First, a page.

serve the Hungry as well as the famished

14

@12 -- so it's a Choice?

way Harder
if you're Dead.

15

@12 -- so it's a Choice?

way Harder
to choose
if you're
Dead.

16

@12 Yes, they're only able to come back from the dead if someone feels they're worth resurrecting. People cannot come back from the dead at all. This country is being forced to value human life above profit, human life above everything. So far we're failing. My bet is we ultimately fail. And that's pretty fucking sad. I have places I liked to go to that are no longer in business and will never be resurrected. I will miss them. I bet the people whose loved ones have been killed by COVID miss their loved ones more. You and I are definitely not going to agree.

17

That's a very bleak and cheerless vision you carry around in many of your posts. I can't wait to see what the future brings whether my personal view of utopia is there or not.
Depressing outlooks on life, if allowed to entrench deeply enough, will become true but only to you.

18

@17 LOL yeah you TOTALLY know me because of things I write on SLOG. It always becomes personal when there's nothing else to say. I mean FFS all I did was discuss my personal opinion and say to you that you and I were never going to agree.

Do you live in this world? In this country? Do you see what is happening? What has happened? I mean there is reality and there is denial of reality.

I don't know what is going to happen, I'm just basing my opinion on the centuries of human history that precede this moment in time. Humans have learned nothing. Humanity has gotten more craven, depraved, cruel, and inhumane.

My personal reality is full of joy and sadness. My personal reality is going to end sooner rather than later, so humanity's bleak future will not include me. I got my first COVID vaccine shot today (after being inside my home for 350 days), so there's hope I will see next year and see what our country looks like when it emerges and reforms (or reverts).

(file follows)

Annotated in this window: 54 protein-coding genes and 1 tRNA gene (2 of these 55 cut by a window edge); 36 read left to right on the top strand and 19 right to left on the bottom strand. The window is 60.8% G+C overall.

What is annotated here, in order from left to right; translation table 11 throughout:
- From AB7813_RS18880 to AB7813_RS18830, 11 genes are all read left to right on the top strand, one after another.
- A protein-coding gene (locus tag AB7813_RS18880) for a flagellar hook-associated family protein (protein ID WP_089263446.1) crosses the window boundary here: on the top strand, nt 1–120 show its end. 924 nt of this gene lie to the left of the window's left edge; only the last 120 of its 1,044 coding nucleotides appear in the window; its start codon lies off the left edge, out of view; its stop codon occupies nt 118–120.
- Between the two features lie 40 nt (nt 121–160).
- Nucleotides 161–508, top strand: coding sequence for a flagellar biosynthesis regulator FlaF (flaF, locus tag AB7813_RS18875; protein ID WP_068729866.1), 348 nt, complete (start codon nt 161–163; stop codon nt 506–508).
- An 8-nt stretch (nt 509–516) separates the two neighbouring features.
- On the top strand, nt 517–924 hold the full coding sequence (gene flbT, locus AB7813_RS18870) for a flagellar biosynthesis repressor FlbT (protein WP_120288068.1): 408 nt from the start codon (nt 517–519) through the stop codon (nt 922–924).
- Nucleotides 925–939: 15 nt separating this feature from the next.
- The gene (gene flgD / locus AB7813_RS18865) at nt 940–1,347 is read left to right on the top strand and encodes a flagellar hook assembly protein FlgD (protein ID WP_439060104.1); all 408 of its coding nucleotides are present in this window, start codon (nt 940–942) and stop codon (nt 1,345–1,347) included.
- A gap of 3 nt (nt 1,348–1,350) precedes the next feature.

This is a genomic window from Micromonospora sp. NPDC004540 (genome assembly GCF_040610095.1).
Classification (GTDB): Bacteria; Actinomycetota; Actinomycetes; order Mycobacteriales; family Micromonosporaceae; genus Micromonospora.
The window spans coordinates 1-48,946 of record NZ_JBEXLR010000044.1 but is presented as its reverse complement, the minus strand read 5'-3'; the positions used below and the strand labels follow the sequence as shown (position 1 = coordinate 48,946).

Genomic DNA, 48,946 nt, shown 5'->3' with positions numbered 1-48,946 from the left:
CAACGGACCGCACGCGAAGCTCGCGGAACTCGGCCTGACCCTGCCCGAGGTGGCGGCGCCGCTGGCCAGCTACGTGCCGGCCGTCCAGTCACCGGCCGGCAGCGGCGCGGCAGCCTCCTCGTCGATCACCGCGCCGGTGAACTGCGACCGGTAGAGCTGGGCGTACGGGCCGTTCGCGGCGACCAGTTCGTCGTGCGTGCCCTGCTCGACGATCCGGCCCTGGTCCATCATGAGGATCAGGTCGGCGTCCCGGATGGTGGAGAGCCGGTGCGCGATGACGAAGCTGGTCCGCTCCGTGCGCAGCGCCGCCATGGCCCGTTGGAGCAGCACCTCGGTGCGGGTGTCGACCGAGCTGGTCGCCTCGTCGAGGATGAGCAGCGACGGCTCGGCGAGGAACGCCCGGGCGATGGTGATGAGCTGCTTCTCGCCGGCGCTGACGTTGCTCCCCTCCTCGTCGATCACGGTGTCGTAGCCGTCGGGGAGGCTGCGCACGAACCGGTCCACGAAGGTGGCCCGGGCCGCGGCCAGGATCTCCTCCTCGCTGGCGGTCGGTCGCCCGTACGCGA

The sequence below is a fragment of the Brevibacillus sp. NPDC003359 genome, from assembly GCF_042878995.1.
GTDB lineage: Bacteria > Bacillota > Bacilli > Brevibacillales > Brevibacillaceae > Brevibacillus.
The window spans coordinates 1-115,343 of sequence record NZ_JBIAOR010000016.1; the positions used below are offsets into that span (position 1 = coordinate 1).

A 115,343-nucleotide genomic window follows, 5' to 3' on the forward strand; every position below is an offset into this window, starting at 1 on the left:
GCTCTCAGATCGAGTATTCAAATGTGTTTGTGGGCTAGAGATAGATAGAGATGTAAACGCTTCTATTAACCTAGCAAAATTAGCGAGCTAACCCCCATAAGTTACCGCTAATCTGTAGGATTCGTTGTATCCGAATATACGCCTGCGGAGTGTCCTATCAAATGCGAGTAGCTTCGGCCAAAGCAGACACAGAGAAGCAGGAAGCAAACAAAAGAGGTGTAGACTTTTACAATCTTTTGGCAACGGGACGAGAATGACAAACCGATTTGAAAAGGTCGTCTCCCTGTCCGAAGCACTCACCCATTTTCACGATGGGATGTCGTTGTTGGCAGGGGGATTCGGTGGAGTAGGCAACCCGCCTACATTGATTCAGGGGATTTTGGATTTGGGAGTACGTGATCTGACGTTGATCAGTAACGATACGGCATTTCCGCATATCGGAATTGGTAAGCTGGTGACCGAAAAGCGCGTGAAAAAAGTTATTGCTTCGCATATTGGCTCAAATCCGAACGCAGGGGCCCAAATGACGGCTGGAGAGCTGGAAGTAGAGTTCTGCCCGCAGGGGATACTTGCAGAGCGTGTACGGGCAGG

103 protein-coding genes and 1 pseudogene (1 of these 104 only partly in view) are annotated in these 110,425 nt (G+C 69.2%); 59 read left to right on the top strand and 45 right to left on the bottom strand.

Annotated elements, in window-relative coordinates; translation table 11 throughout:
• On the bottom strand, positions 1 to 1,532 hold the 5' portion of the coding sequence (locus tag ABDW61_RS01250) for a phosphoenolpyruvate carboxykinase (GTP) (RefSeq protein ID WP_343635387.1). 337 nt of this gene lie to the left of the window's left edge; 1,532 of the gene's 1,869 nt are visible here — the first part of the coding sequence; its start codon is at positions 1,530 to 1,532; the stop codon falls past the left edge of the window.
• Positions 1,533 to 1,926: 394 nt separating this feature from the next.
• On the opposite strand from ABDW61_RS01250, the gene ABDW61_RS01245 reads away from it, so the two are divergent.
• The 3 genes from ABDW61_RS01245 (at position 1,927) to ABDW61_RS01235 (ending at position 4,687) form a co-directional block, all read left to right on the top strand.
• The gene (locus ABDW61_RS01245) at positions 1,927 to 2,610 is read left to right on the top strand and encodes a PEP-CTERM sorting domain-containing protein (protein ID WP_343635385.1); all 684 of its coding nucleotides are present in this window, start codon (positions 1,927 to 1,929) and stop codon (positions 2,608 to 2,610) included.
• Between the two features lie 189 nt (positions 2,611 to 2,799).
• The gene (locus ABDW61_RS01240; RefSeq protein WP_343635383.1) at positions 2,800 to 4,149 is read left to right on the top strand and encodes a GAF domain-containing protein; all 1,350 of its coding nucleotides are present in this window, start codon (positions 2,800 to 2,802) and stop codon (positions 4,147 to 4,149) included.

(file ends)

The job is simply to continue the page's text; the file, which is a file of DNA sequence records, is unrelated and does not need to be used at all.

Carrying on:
19

@12,

Downtown can absolutely bounce back. There are enough people that either can't or don't want to work from home to keep it vibrant. It'll take a hit for sure, and no doubt a good number of those business closures will be permanent, but certainly not all of them. Seems like an important factor will be whether wealthy landlords and property management firms will acknowledge that they may need to lower rents to attract new tenants. Doing so would in turn draw more visitors and foot traffic into the area, which would (in theory at least) slowly re-elevate the overall reputation, vibrancy (and subsequently the value) of downtown. Don't know that I'd wager on all or even any of that's happening, but it could and should.

20

I would not count on anything returning to “normal” for years. If ever. There is now, like it or not, a yet to be determined new normal.

Will businesses bounce back? Maybe not the same businesses, but of course. And those that can adapt to a new normal will thrive. There will be a growth boom because how could there not after such a depression? But that boom will occur in the context of several looming crisis bubbles.

If we do not elect a political class to consciously attempt to change how our corrupt capitalist system works and give “essential” workers a stake and confidence in economic progress then, no, the American myth of middle class existence is functionally dead. The lies of normality are dead. There can be no normal.